311 – Blending Hard Rock, Funk, and Rap

311 – Hard Rock, Funk, and Rap

311 blends hard-rock, funk, and rap into one potent music cocktail. Since their debut, Music, in 1993, the Los Angeles-based band has released an album each year while touring nonstop and selling out theaters nationwide — thanks to a massive grassroots fan base.

Hexum uses vivid imagery to create a powerful message about living in the moment and appreciating the preciousness of life. Reggae-influenced rhythms and energetic guitar riffs complement the introspective lyrics.

The band

In a recent interview, Hexum stated that 311 has experienced a creative rebirth in the wake of 2017’s “Mosaic.” He cites this newfound inspiration as a result of working with musicians from a variety of musically diverse backgrounds.

The band has also performed with a range of popular artists including Cypress Hill, KoRn, and No Doubt. Hexum says that the band’s ability to segue with such diverse artists is an indication of their broad appeal.

311 was formed in 1985 at Westside High School in Omaha, Nebraska. Hexum, Mahoney, and Sexton originally played together in a concert jazz band and a cover band named Eds. The band took its name from the police code for streaking, a crime that Watson was arrested for in the late ’80s. Their first major success came in 96 with the song “Down.” Following this, 311 released their third album, Music, which included the charting singles “All Mixed Up” and “Do You Right.” The band continues to tour extensively and record albums.

The songs

The soaring, hook-laden melodies of 311’s first album set their style in stone. Their debut incorporated reggae, hip-hop and funk into a rhythmic blend that carried them into the ’90s.

The band’s earliest hits include “Do You Right,” which made the charts and became a hit movie song in the Dudley Moore film Arthur. Also featured in the sentimental school drama To Sir With Love, this mid-tempo jam features a sweet breakup verse and is one of Nick Hexum’s strongest melodies.

The locked-in 2003 single “Creatures” reveals the rare moment where 311’s drums, bass and guitars all clock in sync, delivering a riff and chorus that legitimately bangs. Hexum harmonizes beautifully with the song’s soaring melody, and it stands as one of their most recognizable songs.

The members

There aren’t many bands that can boast a lineup that’s remained intact for three decades. 311 has released 13 studio albums, performed thousands of shows and built a massive grassroots following.

The band began in the late ’80s in Nick Hexum’s basement in Omaha, Nebraska. Hexum, drummer Chad Sexton and bassist Tim Mahoney grew up together, attending Westside High School. They brought in friends Aaron “P-Nut” Wills and SA Martinez, a talented singer and MC who attended Bryan High.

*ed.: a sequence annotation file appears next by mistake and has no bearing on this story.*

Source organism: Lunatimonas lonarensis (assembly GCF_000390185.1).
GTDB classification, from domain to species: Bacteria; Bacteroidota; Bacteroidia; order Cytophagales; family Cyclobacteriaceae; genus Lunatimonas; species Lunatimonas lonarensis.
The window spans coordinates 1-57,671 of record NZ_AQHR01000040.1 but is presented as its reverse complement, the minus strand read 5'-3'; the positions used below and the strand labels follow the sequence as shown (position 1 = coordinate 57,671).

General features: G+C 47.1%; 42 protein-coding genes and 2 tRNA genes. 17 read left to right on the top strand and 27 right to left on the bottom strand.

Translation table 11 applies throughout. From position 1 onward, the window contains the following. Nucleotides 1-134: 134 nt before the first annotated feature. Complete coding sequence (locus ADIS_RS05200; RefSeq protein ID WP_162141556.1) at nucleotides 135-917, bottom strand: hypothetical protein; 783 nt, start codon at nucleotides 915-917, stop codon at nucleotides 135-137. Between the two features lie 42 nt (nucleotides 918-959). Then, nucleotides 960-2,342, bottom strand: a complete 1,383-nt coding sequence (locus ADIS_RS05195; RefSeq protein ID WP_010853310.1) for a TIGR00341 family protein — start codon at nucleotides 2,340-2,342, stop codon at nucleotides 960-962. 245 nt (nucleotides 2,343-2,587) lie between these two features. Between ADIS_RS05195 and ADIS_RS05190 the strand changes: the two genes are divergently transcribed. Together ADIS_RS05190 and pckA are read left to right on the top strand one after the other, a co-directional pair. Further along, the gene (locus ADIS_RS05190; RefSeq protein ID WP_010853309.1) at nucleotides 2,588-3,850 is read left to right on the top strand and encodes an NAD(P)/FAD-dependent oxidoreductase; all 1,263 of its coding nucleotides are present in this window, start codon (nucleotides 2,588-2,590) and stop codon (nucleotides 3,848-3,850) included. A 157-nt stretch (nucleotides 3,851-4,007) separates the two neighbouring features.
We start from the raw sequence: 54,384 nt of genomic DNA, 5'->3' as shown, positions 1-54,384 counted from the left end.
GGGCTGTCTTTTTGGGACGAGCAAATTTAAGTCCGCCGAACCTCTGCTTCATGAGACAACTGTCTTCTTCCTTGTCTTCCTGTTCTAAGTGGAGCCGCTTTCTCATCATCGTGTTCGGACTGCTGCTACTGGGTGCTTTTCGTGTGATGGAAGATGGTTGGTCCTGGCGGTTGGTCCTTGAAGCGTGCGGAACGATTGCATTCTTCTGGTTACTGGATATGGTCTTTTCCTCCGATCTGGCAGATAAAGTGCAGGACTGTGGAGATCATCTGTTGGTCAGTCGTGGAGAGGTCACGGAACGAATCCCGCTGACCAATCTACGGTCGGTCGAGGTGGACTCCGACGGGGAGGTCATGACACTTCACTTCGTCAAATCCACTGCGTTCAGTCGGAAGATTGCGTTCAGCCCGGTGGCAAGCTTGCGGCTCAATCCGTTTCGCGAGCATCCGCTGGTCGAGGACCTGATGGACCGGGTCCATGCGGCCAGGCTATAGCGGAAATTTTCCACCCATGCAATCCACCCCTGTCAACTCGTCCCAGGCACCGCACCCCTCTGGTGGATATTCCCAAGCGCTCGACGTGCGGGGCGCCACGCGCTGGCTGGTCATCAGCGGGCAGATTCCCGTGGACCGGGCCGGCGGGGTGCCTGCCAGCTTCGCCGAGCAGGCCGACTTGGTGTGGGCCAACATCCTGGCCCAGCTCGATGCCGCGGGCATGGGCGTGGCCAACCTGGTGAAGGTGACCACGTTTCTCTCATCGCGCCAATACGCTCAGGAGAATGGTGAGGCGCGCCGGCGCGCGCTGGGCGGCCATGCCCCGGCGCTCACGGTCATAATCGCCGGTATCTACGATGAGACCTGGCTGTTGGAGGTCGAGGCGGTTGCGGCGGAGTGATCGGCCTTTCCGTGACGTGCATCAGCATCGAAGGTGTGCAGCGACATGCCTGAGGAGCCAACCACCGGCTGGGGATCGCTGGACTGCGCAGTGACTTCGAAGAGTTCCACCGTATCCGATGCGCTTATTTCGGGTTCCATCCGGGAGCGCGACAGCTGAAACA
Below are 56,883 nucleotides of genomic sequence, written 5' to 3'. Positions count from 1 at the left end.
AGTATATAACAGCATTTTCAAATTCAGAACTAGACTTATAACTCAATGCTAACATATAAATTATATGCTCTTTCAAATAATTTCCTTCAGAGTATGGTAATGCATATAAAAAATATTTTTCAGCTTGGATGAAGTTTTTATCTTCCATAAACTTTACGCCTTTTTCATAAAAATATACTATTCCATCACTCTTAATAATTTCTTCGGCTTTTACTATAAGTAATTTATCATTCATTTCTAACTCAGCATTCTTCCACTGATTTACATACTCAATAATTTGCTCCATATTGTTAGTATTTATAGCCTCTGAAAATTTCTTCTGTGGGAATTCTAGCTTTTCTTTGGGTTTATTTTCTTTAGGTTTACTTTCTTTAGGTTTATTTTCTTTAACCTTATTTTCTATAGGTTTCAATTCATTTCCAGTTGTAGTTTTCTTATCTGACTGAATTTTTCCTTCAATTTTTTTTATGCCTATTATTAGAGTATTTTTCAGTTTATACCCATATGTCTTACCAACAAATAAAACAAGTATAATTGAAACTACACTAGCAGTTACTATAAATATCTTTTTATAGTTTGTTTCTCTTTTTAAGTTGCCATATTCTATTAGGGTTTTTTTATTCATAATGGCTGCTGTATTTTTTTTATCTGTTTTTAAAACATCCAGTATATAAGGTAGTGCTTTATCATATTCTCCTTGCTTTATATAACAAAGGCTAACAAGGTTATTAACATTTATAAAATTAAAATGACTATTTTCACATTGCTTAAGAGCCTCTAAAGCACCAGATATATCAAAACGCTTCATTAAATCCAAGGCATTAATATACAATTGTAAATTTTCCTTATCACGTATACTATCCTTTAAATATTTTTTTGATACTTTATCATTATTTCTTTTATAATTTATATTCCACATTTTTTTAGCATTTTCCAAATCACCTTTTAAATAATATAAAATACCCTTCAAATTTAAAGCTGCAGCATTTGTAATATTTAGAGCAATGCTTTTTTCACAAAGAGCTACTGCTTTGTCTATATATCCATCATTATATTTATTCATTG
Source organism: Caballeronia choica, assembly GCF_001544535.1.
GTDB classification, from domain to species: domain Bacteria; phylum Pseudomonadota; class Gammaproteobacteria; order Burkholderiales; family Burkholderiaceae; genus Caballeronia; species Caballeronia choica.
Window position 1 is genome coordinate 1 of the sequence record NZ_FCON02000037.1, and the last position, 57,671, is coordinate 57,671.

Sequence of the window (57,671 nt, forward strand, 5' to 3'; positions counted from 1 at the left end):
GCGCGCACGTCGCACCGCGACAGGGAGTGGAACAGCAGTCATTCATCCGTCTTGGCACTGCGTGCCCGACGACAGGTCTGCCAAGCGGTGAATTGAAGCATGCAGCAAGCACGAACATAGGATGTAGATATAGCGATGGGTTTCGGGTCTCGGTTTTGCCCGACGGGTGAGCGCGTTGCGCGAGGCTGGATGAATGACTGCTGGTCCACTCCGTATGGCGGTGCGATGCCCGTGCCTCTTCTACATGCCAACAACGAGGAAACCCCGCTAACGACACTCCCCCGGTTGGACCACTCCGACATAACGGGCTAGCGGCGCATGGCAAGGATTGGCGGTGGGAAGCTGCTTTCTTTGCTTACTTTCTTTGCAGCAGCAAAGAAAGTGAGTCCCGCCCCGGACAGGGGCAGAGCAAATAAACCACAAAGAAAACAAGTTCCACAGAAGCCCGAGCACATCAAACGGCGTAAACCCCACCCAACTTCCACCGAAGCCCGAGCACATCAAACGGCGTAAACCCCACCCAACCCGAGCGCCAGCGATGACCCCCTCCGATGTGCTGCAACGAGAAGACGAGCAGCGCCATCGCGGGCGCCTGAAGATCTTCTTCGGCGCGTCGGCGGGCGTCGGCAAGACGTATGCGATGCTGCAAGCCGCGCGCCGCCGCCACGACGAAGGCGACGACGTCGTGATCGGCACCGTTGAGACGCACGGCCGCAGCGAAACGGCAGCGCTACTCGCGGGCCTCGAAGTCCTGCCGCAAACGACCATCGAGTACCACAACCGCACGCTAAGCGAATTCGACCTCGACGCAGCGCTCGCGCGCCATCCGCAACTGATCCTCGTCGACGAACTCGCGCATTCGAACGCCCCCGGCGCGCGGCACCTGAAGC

In 1991, they recorded an independent release called Unity at Rainbow Recording Studios in Omaha. They produced 1,000 CDs and 500 cassettes, selling them at shows and through area consignment shops. Mahoney replaced guitarist Jim Watson and the group solidified its hybrid sound with the addition of Martinez, making the line-up complete.

Although they’re often categorized as “Rapcore”—an unfortunate term that lumps them in with terrible bands like Limp Bizkit—311 is more than rap. Their best-known songs touch on chugging hard rock, playful hip-hop and woozy tropical psychedelia.

The music

As the band’s name suggests, 311 came together at their high school in Omaha. The group formed around 1985, with Sexton and SA hooking up in the concert jazz band while bassist P-Nut honed his finger-popping skills. P-Nut is obsessed with four things: music, pot, The Simpsons and occult figure Aleister Crowley (his right shin is covered in multicolored renderings of Crowley’s motto: Do what thou wilt shall be the whole of the law).

Signed to Capricorn Records, 311 released their first major LP, Music (1993), followed by Grassroots (1994). But it was the 1995 self-titled effort rich in rock, rap and reggae that blew up.

Since then, the band has churned out album after album of feel-good grooves and hard rockers. 311’s newest release, Voyager, debuted this month. And while songs like “Good Feeling” are uplifting, the band has not abandoned its penchant for darker themes. Hexum said he hoped to use the album to address issues such as political toxicity and social media’s effect on personal insecurities.

Reverse your steps to the main page

Leave a Reply

Your email address will not be published. Required fields are marked *